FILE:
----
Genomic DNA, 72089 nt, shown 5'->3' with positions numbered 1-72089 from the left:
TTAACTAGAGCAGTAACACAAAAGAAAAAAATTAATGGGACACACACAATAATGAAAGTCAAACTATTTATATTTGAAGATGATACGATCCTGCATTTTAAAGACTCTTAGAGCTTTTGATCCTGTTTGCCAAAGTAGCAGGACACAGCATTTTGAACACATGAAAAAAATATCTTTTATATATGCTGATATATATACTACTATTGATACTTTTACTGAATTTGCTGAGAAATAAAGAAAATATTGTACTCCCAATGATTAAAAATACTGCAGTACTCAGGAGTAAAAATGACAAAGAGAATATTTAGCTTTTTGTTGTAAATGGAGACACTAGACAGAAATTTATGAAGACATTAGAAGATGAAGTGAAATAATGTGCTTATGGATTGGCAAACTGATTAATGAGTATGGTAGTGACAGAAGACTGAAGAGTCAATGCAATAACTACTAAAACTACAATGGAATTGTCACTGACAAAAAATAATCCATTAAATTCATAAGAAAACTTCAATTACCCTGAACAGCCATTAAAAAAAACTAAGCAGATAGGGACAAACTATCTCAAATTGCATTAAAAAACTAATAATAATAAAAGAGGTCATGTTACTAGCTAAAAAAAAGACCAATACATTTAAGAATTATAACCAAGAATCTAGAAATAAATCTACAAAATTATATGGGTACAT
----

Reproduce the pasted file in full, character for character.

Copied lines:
Genomic DNA, 72089 nt, shown 5'->3' with positions numbered 1-72089 from the left:
TTAACTAGAGCAGTAACACAAAAGAAAAAAATTAATGGGACACACACAATAATGAAAGTCAAACTATTTATATTTGAAGATGATACGATCCTGCATTTTAAAGACTCTTAGAGCTTTTGATCCTGTTTGCCAAAGTAGCAGGACACAGCATTTTGAACACATGAAAAAAATATCTTTTATATATGCTGATATATATACTACTATTGATACTTTTACTGAATTTGCTGAGAAATAAAGAAAATATTGTACTCCCAATGATTAAAAATACTGCAGTACTCAGGAGTAAAAATGACAAAGAGAATATTTAGCTTTTTGTTGTAAATGGAGACACTAGACAGAAATTTATGAAGACATTAGAAGATGAAGTGAAATAATGTGCTTATGGATTGGCAAACTGATTAATGAGTATGGTAGTGACAGAAGACTGAAGAGTCAATGCAATAACTACTAAAACTACAATGGAATTGTCACTGACAAAAAATAATCCATTAAATTCATAAGAAAACTTCAATTACCCTGAACAGCCATTAAAAAAAACTAAGCAGATAGGGACAAACTATCTCAAATTGCATTAAAAAACTAATAATAATAAAAGAGGTCATGTTACTAGCTAAAAAAAAGACCAATACATTTAAGAATTATAACCAAGAATCTAGAAATAAATCTACAAAATTATATGGGTACAT